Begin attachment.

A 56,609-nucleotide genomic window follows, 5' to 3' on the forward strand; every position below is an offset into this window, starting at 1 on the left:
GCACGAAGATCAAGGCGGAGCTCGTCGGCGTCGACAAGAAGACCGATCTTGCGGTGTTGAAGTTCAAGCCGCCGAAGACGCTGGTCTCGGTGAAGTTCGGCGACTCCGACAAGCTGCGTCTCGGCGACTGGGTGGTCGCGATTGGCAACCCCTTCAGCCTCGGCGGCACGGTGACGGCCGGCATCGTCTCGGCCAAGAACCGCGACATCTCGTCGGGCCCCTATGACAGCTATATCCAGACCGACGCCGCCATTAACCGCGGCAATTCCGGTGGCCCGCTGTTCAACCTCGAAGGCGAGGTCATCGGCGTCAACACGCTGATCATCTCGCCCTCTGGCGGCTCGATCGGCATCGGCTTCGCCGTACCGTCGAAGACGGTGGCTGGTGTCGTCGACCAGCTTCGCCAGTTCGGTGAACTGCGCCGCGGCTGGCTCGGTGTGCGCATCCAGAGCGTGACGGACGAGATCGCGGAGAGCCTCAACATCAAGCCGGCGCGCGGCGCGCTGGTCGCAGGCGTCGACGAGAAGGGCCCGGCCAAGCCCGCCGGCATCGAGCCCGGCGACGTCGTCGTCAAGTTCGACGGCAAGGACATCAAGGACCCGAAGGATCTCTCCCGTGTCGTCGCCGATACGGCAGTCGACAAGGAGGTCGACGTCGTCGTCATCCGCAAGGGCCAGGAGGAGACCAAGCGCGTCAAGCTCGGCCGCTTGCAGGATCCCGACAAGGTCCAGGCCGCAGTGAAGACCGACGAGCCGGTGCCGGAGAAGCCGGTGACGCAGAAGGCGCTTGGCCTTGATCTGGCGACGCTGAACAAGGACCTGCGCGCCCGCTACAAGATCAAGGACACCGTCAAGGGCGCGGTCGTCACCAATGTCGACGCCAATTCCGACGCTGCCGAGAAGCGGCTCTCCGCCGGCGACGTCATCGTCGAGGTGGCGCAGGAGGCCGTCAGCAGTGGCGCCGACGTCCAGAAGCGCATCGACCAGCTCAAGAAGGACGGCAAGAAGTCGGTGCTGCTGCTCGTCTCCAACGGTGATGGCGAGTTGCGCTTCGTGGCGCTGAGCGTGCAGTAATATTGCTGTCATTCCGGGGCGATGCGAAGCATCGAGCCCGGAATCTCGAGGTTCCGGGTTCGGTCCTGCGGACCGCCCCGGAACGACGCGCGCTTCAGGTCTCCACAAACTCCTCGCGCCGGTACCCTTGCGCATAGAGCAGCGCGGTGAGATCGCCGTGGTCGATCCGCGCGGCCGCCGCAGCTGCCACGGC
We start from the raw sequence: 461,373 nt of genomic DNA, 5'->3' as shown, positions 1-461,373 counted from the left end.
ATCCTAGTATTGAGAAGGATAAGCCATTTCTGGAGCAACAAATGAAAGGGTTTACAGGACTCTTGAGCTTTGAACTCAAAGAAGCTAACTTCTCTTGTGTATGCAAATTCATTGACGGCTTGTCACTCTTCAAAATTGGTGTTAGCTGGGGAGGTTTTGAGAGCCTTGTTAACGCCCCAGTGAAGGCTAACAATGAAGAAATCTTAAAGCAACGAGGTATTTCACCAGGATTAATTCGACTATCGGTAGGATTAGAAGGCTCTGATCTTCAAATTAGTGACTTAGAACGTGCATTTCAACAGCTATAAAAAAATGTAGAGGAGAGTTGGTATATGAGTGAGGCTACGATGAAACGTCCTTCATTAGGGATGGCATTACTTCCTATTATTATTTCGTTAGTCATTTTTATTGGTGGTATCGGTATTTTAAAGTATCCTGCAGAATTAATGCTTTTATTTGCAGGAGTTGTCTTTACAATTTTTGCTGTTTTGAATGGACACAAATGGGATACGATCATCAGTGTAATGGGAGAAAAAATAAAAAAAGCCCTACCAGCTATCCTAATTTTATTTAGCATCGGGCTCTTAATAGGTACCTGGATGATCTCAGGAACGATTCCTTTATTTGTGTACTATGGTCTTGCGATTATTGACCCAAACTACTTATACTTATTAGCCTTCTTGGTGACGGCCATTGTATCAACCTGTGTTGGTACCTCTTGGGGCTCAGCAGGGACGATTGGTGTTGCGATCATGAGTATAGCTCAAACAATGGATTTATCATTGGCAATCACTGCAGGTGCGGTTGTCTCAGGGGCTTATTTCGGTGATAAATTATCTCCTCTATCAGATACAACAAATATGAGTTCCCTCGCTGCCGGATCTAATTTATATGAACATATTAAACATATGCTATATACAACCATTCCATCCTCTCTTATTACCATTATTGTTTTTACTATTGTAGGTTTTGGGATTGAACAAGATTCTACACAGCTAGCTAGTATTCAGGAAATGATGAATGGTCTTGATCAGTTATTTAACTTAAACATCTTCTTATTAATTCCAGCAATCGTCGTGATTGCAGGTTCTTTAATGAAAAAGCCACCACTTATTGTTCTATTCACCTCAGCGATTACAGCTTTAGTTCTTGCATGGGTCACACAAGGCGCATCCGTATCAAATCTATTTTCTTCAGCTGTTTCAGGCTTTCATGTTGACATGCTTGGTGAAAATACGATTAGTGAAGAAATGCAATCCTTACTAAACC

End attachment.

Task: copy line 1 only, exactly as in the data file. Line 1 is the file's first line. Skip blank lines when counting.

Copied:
A 56,609-nucleotide genomic window follows, 5' to 3' on the forward strand; every position below is an offset into this window, starting at 1 on the left: